Obviously the Church produces some fantastic material that is used as part of the regular Church curriculum. However, they also have a lot of “other” material that is equally impressive, that many members might not know about. Obviously the Church does a great job on their web sites. I’ve also enjoyed the Institute manuals. But one of the resources I am most impressed with is the Addiction Recovery Program that is offered by LDS Family Services.
First of all, let me say that I am not a therapist of any kind. I haven’t run the course myself. What I have done, is to use it myself. Not because I have any substance abuse problems, but because I wanted to know how it could be used with some of the members of my ward.
It is phenomenal. There are 12 steps that are adapted from the Alcoholics Anonymous 12 steps (credit is given at the front of the booklet), but they are entirely Church principle focused. There are quotes from general authorities, scriptures, and lots of questions to ask yourself. I’ve been using this as my daily scripture study recently, and I’m quite enjoying it.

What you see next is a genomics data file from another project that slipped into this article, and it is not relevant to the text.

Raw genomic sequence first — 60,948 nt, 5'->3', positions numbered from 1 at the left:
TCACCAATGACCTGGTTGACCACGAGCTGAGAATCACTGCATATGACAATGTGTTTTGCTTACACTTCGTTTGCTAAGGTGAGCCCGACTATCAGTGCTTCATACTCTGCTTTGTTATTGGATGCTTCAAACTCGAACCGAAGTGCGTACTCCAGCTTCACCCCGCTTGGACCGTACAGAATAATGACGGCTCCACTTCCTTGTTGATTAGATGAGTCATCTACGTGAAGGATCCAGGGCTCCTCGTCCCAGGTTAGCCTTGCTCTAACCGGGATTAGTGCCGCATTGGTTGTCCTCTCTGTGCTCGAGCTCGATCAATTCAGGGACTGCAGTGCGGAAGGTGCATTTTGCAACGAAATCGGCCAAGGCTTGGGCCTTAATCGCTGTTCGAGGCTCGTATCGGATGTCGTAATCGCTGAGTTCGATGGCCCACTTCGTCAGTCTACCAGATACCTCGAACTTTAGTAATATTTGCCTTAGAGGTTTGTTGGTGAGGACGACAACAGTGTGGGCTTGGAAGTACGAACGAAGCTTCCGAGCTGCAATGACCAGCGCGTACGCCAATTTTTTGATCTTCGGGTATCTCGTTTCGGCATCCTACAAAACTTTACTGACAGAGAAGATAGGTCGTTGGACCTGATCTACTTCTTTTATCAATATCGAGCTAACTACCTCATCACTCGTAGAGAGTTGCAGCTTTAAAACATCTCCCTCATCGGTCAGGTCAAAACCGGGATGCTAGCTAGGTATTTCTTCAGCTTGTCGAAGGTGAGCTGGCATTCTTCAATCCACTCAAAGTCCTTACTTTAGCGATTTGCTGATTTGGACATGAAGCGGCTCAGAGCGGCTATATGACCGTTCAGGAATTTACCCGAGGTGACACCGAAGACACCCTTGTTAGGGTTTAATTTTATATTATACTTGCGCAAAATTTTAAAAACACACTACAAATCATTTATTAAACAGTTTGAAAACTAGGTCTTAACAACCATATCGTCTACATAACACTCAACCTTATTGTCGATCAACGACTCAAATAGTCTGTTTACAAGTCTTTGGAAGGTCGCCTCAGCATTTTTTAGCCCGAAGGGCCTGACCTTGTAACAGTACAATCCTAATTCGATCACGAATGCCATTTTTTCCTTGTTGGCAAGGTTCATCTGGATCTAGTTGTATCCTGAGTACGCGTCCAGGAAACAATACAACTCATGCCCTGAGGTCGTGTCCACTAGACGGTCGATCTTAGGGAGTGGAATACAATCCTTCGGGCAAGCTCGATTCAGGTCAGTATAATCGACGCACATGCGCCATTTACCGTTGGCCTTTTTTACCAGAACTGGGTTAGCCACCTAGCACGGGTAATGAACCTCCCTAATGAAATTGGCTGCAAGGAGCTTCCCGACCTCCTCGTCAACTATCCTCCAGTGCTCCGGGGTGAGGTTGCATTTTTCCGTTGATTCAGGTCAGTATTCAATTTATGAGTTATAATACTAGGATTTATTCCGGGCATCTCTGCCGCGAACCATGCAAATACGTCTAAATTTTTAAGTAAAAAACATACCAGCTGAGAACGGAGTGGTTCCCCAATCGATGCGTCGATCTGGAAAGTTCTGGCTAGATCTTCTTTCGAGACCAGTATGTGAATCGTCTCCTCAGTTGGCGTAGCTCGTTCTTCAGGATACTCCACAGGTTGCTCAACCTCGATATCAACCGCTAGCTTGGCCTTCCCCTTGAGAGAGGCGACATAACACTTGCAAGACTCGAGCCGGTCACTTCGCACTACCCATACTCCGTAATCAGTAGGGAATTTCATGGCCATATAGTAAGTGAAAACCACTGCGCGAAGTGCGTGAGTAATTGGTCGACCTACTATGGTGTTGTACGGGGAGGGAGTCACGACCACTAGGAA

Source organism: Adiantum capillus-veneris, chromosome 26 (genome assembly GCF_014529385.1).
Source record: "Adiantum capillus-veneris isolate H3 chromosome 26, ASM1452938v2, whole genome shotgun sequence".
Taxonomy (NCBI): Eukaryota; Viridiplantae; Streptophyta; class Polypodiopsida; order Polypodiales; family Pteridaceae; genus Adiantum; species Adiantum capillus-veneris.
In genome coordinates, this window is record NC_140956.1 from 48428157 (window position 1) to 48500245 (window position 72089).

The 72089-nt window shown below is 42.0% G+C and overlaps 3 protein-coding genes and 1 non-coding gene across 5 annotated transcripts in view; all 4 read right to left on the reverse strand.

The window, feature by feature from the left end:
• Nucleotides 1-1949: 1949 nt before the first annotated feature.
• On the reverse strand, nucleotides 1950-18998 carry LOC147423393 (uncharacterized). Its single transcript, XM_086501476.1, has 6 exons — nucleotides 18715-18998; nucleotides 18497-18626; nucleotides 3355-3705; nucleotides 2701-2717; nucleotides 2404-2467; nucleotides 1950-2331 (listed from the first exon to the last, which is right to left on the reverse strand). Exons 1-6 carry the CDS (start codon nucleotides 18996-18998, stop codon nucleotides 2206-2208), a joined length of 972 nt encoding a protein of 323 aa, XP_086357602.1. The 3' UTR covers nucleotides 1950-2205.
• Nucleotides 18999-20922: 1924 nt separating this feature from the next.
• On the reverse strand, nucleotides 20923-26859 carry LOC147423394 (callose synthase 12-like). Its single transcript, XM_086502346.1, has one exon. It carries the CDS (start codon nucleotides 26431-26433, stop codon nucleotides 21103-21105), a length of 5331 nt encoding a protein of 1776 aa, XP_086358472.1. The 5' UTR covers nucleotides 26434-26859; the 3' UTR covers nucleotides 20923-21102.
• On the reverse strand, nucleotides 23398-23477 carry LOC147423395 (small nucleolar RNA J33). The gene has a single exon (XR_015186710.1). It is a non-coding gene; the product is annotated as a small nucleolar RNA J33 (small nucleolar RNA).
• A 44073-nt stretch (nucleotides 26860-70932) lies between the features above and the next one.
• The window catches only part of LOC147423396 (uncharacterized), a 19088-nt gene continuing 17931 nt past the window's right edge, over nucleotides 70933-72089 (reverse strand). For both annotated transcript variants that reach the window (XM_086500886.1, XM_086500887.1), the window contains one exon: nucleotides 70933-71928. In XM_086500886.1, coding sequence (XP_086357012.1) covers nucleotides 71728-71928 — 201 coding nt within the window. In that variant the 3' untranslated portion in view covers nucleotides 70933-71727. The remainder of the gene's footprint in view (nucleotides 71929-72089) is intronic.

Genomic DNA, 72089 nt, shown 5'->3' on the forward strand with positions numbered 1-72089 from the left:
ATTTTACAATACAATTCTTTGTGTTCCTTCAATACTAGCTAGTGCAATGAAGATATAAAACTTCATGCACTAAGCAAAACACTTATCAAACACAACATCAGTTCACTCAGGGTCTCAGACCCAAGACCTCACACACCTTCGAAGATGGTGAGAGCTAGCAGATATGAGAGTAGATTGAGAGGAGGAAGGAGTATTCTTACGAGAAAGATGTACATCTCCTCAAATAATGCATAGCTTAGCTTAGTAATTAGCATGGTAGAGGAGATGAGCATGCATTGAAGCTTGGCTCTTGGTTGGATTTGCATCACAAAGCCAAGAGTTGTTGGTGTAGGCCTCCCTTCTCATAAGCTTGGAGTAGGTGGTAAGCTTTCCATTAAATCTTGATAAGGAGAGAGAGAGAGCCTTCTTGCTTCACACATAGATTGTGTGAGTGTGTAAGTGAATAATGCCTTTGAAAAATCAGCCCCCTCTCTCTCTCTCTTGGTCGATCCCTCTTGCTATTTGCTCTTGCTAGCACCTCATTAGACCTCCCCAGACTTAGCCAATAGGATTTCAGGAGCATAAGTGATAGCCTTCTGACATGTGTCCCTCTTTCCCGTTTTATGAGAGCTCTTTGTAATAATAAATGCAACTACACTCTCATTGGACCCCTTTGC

The book/program are introduced in this way:
Whether you yourself struggle with addiction or associate with someone who does, this guide can be a blessing in your life. The Twelve Steps of Alcoholics Anonymous have been adapted into a framework of the doctrines, principles, and beliefs of The Church of Jesus Christ of Latter-day Saints. They are presented in this guide as key principles at the beginning of each section. This guide will help you learn how to apply these key principles; they can change your life…
Church leaders and counseling professionals have also been involved in writing and developing this guide. The combined wisdom and experience of these many authors stands as yet another witness of the reality of the Atonement of Jesus Christ and the possibility of recovery from addiction.
It mentions that there are recovery support groups and the booklet is meant to be used by those attending the groups, but it can be used by those who are not near a support group, or who want to work on things on their own or with their bishop.
The 12 steps/principles that are taught are:
- Trust in God
- Change of Heart
- Seeking Forgiveness
- Restitution and Reconciliation
- Daily Accountability
- Personal Revelation
You can download a PDF of the book on the Provident Living web site, or you can order it from the Distribution Centre.